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Lessons from My Garden

With my back to the sun and my hands in the soil, I feel closest to my Creator.

Garden enriches your faith and life

In my earliest memories I’m in my grandmother’s yard in Steubenville, Ohio, reaching out to touch the soft petals of flowering phlox in lavender, rose and snowy white. She holds my hand as we walk along what we called “hollyhock alley” and sing a favorite hymn: “I come to the garden alone while the dew is still on the roses….”

Everything around me—the rustling leaves, the loamy scent of newly turned earth, the warmth of my grandmother’s attention—assures me that this is a kind of sacred place. Is it any wonder that all my life I’ve made gardens for myself wherever I have lived?

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My first apartment was a second-floor Manhattan walkup that looked out onto an air shaft. No light, no soil. I bought an aluminum stand with fluorescent lights to grow marigolds and geraniums.

My next place, and current home, was an apartment with a terrace and river view. I could have a garden here. Only problem: the place was 17 blustery floors up.

I had a carpenter build sturdy planters and I picked up flats of impatiens and zinnias at street fairs, and ordered hardy rose bushes to withstand the city’s whipping winds.

I have to kneel on a narrow swath of brick to work my hands in the soil but when I do, I feel as I did when I was a child. No matter where your garden grows, it enriches your life. Here are some ways how:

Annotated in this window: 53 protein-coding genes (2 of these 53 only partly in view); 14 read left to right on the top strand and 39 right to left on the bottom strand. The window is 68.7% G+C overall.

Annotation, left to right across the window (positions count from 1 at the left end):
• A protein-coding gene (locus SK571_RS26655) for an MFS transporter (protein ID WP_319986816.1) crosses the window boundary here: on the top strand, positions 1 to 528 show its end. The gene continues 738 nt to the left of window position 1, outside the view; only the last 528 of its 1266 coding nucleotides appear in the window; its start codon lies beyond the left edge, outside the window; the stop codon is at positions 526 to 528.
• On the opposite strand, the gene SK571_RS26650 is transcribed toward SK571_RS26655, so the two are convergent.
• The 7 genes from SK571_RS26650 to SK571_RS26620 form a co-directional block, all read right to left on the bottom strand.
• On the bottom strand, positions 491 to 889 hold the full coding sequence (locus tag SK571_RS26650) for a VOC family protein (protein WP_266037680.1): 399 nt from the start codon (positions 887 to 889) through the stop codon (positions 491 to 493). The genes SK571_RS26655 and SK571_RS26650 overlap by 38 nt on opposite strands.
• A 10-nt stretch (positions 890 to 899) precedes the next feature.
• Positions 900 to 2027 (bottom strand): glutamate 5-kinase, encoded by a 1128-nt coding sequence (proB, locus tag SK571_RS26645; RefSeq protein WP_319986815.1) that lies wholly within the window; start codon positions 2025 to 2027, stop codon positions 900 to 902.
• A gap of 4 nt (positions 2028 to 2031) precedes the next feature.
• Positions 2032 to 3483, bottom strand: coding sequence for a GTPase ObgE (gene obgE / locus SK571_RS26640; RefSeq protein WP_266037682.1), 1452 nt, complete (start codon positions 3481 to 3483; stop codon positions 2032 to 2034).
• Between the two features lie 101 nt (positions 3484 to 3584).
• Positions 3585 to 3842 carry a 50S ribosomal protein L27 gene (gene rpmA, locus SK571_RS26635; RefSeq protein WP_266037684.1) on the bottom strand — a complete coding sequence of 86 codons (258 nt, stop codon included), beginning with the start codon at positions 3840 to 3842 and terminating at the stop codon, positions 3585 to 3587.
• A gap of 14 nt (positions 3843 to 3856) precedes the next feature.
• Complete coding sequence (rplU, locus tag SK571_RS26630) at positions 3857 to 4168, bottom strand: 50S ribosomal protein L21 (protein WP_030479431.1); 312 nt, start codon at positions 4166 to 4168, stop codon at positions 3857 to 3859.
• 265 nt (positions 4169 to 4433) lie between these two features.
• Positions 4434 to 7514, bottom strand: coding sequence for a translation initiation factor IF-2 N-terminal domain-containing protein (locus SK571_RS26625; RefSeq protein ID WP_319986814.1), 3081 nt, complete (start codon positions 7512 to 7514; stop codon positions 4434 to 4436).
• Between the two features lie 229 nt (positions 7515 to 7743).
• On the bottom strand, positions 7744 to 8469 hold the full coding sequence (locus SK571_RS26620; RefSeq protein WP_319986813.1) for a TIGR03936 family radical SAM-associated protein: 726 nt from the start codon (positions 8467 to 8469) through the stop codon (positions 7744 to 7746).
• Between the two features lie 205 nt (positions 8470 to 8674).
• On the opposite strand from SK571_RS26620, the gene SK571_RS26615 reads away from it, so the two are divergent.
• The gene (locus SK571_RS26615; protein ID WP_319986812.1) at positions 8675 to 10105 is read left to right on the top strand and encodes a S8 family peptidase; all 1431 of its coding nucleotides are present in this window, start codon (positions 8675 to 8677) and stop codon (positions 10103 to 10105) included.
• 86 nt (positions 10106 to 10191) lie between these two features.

Take root.
One night, years ago, while working at a woman’s magazine, I was ready to send off the glossy “Manhattan edition” I edited every month. The publisher rushed in to announce we’d be adding more pages so we needed more articles—fast. Near dawn I finally got home. I was exhausted and missing my family’s garden.

I tossed and turned in bed, fretting. Please help me to calm down, I prayed. Then the pearly glow of first light appeared.

I sat up groggily and noticed the cardboard box that had arrived in the mail the day before. Plants I’d ordered from a catalog! I took the box out to the terrace and tore it open. I tapped the begonia and hollyhock plants out of their containers, tucked them into dirt-filled window boxes and watered.

With the sun at my back and my hands in the soil, I felt connected to the things that really matter, and my worries evaporated like the morning dew.

As I worked, I felt my heartbeat slow down, my body relax, my whole being become quiet and soften. Home is where my garden is, I thought.

A flier in the box caught my eye. “DEVELOP A STRONG ROOT SYSTEM,” it said in bold letters. That’s what a garden does for you, I thought. Keeps you rooted in your values, rituals, traditions. I planted and tended those plants, giving them all the nourishment they needed. And in return, they nourished me spiritually.

Embrace the season.
Nothing compares to the excitement spring brings to a gardener. My garden comes back to life, exuberantly. First, the sunny tops of daffodils poke up, and orange and pink tulips and then those grape hyacinths—how can anything so compact give off such tremendous perfume? Suddenly, my terrace is alive with color and fragrance.

Yet, not long after they appear, those first flowers wither. And year after year, it makes me sad. But by summer, there is new life in the garden: snapdragons and marigolds and the phlox that always bring Grandmother to mind.